The Conversation asked two experts in South Australian and Victorian politics to comment on the political repercussions of Toyota’s decision to cease making cars in Australia – marking the end of car manufacturing in Australia – as both states, the (soon-to-be former) homes to Australia’s auto industry, gear up to go to the polls this year.
Approximately 2500 Toyota jobs will be lost in Victoria, with fears of tens of thousands of job losses from supporting industries. Victorian premier Denis Napthine is seeking an “adjustment package” from prime minister Tony Abbott.
In South Australia, auto suppliers are expected to be hit hard by the end of car manufacturing in Australia, with the 12,000 job losses caused by the planned closure of Holden in 2017 to multiply to 16,000.
John Spoehr, Executive Director of the Australian Workplace Innovation and Social Research Centre at the University of Adelaide
Could the collapse of the car manufacturing industry give South Australian Labor a fourth term when the state goes to the polls on March 15?
There is no doubt that recriminations over who is to blame for the collapse of the Australian automotive industry will play out in the South Australian and Victorian state elections. The scale of the job losses makes this inevitable, as does the hardline position taken on industry assistance by the Abbott government.
Prime minister Tony Abbott and treasurer Joe Hockey have made it clear that they have no appetite for continued assistance to the automotive sector. The auto industry has called their bluff. One by one they have announced closure plans. This is the worst possible news for the workers, families and businesses affected. It will have to play on their minds in polling booths.
The scale of the automotive industry crisis is sobering. Around 45,000 direct and a further 100,000 indirect jobs are impacted. Communities already struggling with high unemployment in northern Adelaide, western Sydney and Melbourne cannot absorb a shock like this.
Central to the debate over the weeks to come will be whether or not the federal government could have prevented or at least delayed some of the closures. Also in play will be the adequacy of the assistance packages it is willing to provide to South Australia, Victoria and New South Wales.
The initial assistance offer from the federal government is just A$60million. To put this in perspective, the losses associated with the collapse of the industry are likely to be in excess of $10 billion. State governments are already insisting that the national government deliver hundreds rather than tens of millions to the recovery effort.
South Australian premier Jay Weatherill and his Victorian counterpart, Denis Napthine, are making it clear to the federal government that more will need to be done.
Many are likely to see the federal government’s hardline position of denying further assistance to the industry as a major contributor to the industry’s collapse. This no doubt will be one of the key messages the Labor government in South Australia will use in the campaign ahead. It is a message that has the potential to erode the electoral advantage currently being enjoyed by the Liberal opposition.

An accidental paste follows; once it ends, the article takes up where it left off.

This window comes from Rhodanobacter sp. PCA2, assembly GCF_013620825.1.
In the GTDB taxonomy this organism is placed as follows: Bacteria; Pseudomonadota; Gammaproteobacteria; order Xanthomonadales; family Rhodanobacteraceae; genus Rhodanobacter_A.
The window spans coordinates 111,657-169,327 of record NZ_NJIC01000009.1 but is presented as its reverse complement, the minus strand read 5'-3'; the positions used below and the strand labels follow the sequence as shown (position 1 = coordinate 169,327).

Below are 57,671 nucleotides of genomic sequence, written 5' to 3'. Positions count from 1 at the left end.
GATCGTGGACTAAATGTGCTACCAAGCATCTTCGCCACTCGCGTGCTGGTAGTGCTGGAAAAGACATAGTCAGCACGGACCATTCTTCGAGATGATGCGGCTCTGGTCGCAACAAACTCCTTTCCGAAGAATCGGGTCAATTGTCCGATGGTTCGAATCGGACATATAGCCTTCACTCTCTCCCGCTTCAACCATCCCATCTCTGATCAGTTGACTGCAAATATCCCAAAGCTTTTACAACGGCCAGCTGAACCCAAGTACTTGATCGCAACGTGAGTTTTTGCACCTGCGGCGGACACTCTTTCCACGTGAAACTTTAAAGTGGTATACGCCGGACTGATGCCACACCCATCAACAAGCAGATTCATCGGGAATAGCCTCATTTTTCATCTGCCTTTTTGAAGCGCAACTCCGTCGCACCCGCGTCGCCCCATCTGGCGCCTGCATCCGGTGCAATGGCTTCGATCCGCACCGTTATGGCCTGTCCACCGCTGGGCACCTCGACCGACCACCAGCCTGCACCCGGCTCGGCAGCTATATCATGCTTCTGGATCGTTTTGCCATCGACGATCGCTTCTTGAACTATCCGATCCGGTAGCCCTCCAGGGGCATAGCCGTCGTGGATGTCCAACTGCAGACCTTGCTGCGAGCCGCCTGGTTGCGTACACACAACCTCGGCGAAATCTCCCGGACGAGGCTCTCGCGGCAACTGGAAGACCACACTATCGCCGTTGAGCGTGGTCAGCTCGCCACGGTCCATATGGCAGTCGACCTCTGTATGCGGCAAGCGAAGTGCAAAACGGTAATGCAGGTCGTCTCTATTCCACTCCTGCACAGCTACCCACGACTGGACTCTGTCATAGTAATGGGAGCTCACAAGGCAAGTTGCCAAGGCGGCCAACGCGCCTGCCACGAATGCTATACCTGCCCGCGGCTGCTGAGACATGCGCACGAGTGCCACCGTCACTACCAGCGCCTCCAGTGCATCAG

There is a chance that the collapse of the Australian automotive industry might deliver a fourth term to the South Australian Labor government. At the very least, it could contain some of the losses.
Zareh Ghazarian, Lecturer, School of Political and Social Inquiry at Monash University
The news is particularly grim for Victoria, a state that has a proud history of manufacturing.
While debates will continue about the business decisions made by the car companies, especially about their responsiveness to market demands, the political ramifications of the industry’s demise are amplified in an election year. Victorians will be going to the polls on November 29.
The Coalition government already has a shaky hold on power. Ted Baillieu led the Coalition to victory in 2010 with a majority of just one seat. In recent months, the Coalition’s authority has been tested by the actions of MP Geoff Shaw, whose resignation from the parliamentary Liberal Party was integral to Baillieu’s downfall in 2013.
Shaw has voted with the opposition on several occasions. This has not only frustrated Denis Napthine (Baillieu’s replacement as premier), but it has also made the government appear disorganised.
Within this context, the Coalition has seemed unable to assert its dominance over the political debate. Opinion polls have reflected the government’s brittle support, with Labor appearing to be in an election-winning position.
A significant problem for the Victorian government now is that it appears to be distracted by internal machinations while the state’s manufacturing sector crumbles. Napthine has tried to be seen as being proactive. He will be meeting with the federal government today to seek assistance packages for Toyota workers, and prime minister Tony Abbott has indicated he is open to further federal funding.
This, however, may not placate the workers whose livelihoods will be affected by Toyota’s decision. It may also not be not be enough to ensure that voters see the Victorian government in a more positive light.
On the other hand, the Labor opposition, led by Daniel Andrews, will be able to use Toyota’s decision as yet another political weapon against the government. It will fit neatly into the broader narrative the opposition has constructed about the government appearing to be ineffective and weak. Victorian Labor looks well placed to benefit electorally from the end of car manufacturing.
The decision of the car makers will leave significant economic holes in the Victorian economy. In a political sense, however, the decision will work to strengthen the opposition’s run to the polls while contributing to the sense that the Napthine government has been unable to manage the political debate.